Donald Trump can be prosecuted for his role in the attack on the US Capitol by his supporters, a judge decided Friday, ruling that the Republican does not enjoy presidential immunity in this case.
The former president is the target of several lawsuits by elected officials and police who accuse him of being directly responsible for the violence perpetrated by his supports when they stormed the Capitol on January 6, 2021.
A judge in Washington, DC, ruled that these complaints were admissible on the grounds that Trump's actions that day were "unofficial acts" that "entirely concern his efforts to remain in office for a second term," which the judge said does not fall within the scope of presidential immunity.
"To deny a President immunity from civil damages is no small step," judge Amit Mehta wrote in findings that ran to 112 pages. "The court well understands the gravity of its decision."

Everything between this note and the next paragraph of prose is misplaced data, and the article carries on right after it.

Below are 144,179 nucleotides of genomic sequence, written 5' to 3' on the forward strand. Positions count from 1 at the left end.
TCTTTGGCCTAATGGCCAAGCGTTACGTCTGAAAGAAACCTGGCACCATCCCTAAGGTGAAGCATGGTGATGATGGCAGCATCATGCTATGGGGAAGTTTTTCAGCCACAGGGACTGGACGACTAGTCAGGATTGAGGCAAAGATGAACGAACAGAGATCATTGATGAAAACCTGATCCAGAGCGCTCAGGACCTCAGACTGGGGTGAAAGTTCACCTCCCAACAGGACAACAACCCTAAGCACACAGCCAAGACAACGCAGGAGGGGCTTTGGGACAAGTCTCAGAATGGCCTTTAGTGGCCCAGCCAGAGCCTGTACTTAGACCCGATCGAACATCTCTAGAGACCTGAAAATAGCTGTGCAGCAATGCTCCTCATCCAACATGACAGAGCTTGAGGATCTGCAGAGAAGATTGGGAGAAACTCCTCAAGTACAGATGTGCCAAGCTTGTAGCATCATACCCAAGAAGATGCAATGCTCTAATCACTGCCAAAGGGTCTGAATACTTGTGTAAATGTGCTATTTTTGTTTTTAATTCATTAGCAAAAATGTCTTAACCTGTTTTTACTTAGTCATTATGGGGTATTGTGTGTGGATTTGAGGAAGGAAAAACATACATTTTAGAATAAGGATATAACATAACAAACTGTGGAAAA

The judge also said Trump's speech to thousands of supporters gathered in Washington before the assault could "reasonably" be perceived as a "call for collective action".
Shortly after Mr Trump addressed his supporters, a crowd waving "TRUMP 2020" flags marched down the Mall to the seat of the US Congress, with hundreds forcing their way into the Capitol building.
At the same time, Mr Trump took to Twitter to criticize his vice president Mike Pence for not blocking certification of Joe Biden's election victory, an act the judge said constituted "tacit agreement" with those who stormed the Capitol.
The former president is the subject of three lawsuits accusing him of responsibility in the Capitol riot.
His role on that day is also being examined by a House of Representatives select committee, which has in its possession hundreds of pages of documents, text messages and testimonies, some of which the head of the probe said Trump had sought to keep hidden.